'A Mad Risk'
The success of Independence Day, on 26 January 1930, when huge crowds in towns and villages throughout India had gathered to take the pledge of independence solemnly and entirely without incident, led Gandhi to believe that all his work of educating and preparing the people for satyagraha was bearing fruit. The time was ripe for action, with little fear of another Chauri Chaura. But what form should that action take? For once, Gandhi made no claim that his voices had spoken to him, but with or without them he settled on the perfect answer: salt. 'Salt suddenly became a mysterious word,' Jawaharlal Nehru recalled later, 'a word of power. The Salt Tax was to be attacked, the salt laws were to be broken. We were bewildered and could not quite fit in a national struggle with common salt.' 1
Gandhi was probably the greatest exponent the world has ever seen of what might be described as symbolic politics. He had an extraordinary flair for dramatizing political issues through easily comprehensible yet potent images which even the simplest peasant could understand. The Salt Tax was just such an issue. The manufacture and sale of salt was one of the three original monopolies established for the East India Company by Clive, back in 1765 — the others were tobacco and betel nuts — and had long been subjected to a heavy tax, which, since salt is one of the staples of life, no one could avoid paying. Even those living by the ocean were forbidden to pick up lumps of natural sea salt for their morning rice, on pain of heavy fines. 'There is no article like salt outside water by taxing which the State can reach even the starving millions, the sick, the maimed and the utterly helpless,' Gandhi wrote. 'The tax constitutes therefore the most inhuman poll tax the ingenuity of man can devise.' 2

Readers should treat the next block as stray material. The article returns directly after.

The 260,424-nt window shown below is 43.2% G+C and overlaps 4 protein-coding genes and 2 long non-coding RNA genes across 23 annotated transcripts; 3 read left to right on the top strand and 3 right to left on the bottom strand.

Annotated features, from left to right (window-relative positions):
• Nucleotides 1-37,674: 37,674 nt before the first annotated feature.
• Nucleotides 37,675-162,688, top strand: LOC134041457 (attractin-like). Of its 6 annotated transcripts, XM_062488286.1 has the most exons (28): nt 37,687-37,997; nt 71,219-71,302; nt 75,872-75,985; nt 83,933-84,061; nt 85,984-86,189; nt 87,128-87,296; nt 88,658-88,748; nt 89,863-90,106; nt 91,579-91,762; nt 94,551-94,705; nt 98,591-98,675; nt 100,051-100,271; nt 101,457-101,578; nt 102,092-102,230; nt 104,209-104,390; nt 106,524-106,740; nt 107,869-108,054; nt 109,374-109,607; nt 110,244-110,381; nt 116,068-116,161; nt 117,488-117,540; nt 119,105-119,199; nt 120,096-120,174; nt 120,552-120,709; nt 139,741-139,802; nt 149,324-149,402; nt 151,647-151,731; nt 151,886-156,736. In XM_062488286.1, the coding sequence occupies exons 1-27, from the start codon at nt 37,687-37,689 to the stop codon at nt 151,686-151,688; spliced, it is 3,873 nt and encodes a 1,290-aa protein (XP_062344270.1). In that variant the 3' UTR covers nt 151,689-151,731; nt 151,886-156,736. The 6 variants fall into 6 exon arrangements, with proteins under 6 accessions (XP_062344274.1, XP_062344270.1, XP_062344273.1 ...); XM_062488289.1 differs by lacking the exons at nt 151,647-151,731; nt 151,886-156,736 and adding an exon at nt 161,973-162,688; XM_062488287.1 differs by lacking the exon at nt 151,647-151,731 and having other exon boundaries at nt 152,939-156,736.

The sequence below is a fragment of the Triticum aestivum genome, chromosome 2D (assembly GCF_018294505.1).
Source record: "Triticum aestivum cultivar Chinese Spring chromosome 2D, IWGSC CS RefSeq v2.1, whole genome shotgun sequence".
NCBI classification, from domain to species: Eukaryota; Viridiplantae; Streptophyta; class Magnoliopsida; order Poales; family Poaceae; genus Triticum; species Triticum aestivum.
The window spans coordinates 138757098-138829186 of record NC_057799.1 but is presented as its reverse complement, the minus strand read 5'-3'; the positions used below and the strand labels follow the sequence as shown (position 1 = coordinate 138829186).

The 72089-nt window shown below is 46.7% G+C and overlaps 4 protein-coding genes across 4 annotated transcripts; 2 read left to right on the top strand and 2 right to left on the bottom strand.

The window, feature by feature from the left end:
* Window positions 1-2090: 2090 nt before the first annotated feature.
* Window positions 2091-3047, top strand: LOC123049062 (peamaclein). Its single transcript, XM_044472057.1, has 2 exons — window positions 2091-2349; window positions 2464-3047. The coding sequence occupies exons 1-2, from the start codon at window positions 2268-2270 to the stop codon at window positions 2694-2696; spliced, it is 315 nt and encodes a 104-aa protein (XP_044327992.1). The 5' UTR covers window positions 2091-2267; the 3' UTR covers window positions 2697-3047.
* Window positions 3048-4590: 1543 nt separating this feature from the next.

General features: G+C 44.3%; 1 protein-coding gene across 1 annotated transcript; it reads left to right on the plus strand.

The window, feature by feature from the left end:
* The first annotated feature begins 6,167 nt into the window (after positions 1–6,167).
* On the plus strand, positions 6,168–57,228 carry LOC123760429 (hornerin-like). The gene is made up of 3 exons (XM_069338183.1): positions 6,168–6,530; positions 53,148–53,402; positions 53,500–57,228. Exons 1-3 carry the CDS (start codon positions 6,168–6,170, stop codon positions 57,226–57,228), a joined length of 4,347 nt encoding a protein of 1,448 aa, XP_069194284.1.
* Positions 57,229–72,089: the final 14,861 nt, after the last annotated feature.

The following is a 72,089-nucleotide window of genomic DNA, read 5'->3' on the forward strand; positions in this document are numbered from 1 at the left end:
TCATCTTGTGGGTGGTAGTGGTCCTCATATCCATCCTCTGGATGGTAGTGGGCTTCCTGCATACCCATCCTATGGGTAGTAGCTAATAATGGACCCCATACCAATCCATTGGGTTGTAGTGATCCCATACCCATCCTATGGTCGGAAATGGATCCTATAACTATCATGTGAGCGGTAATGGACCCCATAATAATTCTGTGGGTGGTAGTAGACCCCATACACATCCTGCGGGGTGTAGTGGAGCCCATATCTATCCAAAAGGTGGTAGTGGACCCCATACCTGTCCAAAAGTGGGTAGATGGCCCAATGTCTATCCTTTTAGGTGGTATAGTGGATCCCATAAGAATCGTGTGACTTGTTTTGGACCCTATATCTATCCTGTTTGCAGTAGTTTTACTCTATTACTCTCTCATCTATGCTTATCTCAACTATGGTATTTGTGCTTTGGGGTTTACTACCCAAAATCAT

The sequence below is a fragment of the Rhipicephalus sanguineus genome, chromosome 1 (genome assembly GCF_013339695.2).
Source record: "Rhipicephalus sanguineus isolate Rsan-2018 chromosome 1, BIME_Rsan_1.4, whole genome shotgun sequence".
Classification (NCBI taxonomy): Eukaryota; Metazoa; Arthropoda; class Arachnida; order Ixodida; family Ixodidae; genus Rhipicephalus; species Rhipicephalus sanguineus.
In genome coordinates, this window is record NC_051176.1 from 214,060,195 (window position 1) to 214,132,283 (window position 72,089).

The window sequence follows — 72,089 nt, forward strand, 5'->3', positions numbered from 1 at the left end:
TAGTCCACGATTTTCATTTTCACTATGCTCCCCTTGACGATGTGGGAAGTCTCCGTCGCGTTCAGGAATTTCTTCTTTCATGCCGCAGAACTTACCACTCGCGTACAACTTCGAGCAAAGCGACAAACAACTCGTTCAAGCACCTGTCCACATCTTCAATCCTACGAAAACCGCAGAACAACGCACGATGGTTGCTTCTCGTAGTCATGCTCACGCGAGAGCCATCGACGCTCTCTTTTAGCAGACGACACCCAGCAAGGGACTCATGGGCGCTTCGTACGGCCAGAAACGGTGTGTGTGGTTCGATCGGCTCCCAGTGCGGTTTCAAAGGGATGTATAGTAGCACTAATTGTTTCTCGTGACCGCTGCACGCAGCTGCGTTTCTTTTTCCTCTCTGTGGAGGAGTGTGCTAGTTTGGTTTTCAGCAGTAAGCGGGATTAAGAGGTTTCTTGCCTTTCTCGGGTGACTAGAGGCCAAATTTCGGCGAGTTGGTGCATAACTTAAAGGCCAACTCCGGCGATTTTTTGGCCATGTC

On 2 March, Gandhi wrote a personal letter to the viceroy, warning him that he was about to start a new campaign: